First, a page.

Is Gabapentin Detox Really Necessary?

Published: 12/23/2016 | Author:

People who become addicted to gabapentin and want to stop using often try quitting cold turkey. While stopping gabapentin use abruptly may seem like the right thing to do, this cessation method can be dangerous and life-threatening, especially since withdrawal symptoms may include seizures. It can be difficult to accept that one has a problem with addiction, but doing so can open the door to gabapentin detox programs that can safely and comfortably help patients overcome physical dependency.

If you or someone you care about is addicted to gabapentin, understand there are several local rehab centers that offer detoxification services and can help.

Call our 24/7 confidential helpline to consult with an addiction specialist about your rehab options.

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The Dangers Surrounding Gabapentin Withdrawal

When patients abuse gabapentin for an extended period of time, they become physically dependent on the drug and require larger doses to achieve the same effects. The longer patients use gabapentin and take larger doses, the more severe withdrawal symptoms will be when users quit abruptly. As the brain and body try to rebalance after substance abuse, normal bodily functions are disrupted and lead to a series of withdrawal symptoms.

Common gabapentin withdrawal symptoms include:

Gabapentin Detox

Mood swings and depression are common symptoms of gabapentin withdrawal.

  • Runny nose
  • Tearing eyes
  • Sweating
  • Nausea
  • Vomiting
  • Diarrhea
  • Muscle aches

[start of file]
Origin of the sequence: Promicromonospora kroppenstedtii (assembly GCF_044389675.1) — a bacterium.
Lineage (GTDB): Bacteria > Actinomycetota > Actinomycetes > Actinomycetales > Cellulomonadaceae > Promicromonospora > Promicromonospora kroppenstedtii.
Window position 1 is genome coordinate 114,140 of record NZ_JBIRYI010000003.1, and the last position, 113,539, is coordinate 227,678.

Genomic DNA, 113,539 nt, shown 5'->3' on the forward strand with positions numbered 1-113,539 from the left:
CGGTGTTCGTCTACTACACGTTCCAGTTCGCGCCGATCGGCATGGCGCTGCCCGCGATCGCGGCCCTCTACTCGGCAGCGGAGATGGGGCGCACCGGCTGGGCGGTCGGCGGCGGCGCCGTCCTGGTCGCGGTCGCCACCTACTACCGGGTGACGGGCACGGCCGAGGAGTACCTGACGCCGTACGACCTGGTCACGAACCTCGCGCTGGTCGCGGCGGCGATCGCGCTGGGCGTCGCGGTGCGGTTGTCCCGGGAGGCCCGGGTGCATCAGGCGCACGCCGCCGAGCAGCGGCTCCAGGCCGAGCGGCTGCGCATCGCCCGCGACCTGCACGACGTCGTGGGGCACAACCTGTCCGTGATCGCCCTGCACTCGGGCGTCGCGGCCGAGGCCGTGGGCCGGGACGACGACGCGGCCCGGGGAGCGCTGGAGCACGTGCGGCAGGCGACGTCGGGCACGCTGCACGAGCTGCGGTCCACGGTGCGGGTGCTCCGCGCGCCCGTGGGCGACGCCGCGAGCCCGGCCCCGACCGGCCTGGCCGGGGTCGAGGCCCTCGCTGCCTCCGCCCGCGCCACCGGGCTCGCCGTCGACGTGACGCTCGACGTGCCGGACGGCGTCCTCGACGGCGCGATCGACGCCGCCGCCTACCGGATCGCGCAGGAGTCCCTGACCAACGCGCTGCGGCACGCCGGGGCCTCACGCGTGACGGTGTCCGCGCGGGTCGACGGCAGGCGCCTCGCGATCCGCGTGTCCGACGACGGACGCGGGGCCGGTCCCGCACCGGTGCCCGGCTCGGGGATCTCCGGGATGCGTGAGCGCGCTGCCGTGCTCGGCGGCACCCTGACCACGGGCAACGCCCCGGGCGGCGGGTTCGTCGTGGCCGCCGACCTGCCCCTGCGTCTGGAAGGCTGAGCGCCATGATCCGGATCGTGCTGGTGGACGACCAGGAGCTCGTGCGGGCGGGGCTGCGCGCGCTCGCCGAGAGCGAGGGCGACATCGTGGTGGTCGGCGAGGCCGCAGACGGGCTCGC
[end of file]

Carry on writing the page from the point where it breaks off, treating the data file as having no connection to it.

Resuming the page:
• Insomnia
  • Anxiety
  • Restlessness
  • Mood swings
  • Depression
  • Major stress
  • Seizures

Certain withdrawal symptoms can be severe and life-threatening for some individuals. For instance, nausea, vomiting, and diarrhea can lead to severe dehydration for those unable to care for themselves throughout withdrawal.

On the other hand, depression can increase the risk for suicidal thoughts and actions. But gabapentin detox programs can help these addicts overcome dependency with a far lower risk for health problems and complications.

The Benefits of Gabapentin Detox Programs

Gabapentin detox programs are designed to guide addicts as safely and comfortably as possible through withdrawal with the lowest possible risk for health problems. Inpatient rehab centers offer patients 24/7 access to medical care in the event they experience cravings, pain, and discomfort throughout detox. Having access to around-the-clock medical care also helps lower the risk for relapse and overdose.

Many gabapentin detox centers use tapering as part of treatment, which is when doctors gradually reduce the dosage of gabapentin over time until patients are no longer using the drug.

The tapering process can last up to several weeks or months, depending on a patient’s addiction status and physical dependency level. Gabapentin detox may also involve nutrition, exercise, and therapies such as yoga and meditation that lend to overall improved health. Yoga and meditation have been proven effective complementary therapies for addiction.

Detox services are often combined with counseling and therapy that uncover and address the root causes of addiction. Patients who suffer from mental or behavioral health disorders in addition to addiction can also overcome these disorders at rehab. In many cases, co-occurring disorders such as these can increase the risk for addiction as individuals try to self-medicate to escape their symptoms.

If you’re struggling with addiction to gabapentin, opioids, or another prescription drug, understand you don’t have to overcome addiction on your own without help. Call our 24/7 confidential helpline at 800-483-2193(Who Answers?) to learn more about drug rehab centers that offer gabapentin detox programs and other addiction therapies.


  1. Clinical Neuropharmacology. (2001). Gabapentin Withdrawal Syndrome. 
  2. National Institute on Drug Abuse. (2018). Principles of Drug Addiction Treatment: A Research-Based Guide (Third Edition)- Types of Treatment Programs.
  3. Complementary Therapies in Medicine. (2013). A Narrative Review of Yoga and Mindfulness as Complementary Therapies for Addiction.
  4. National Institute on Drug Abuse. (2007). Addiction and Co-Occurring Mental Disorders. 
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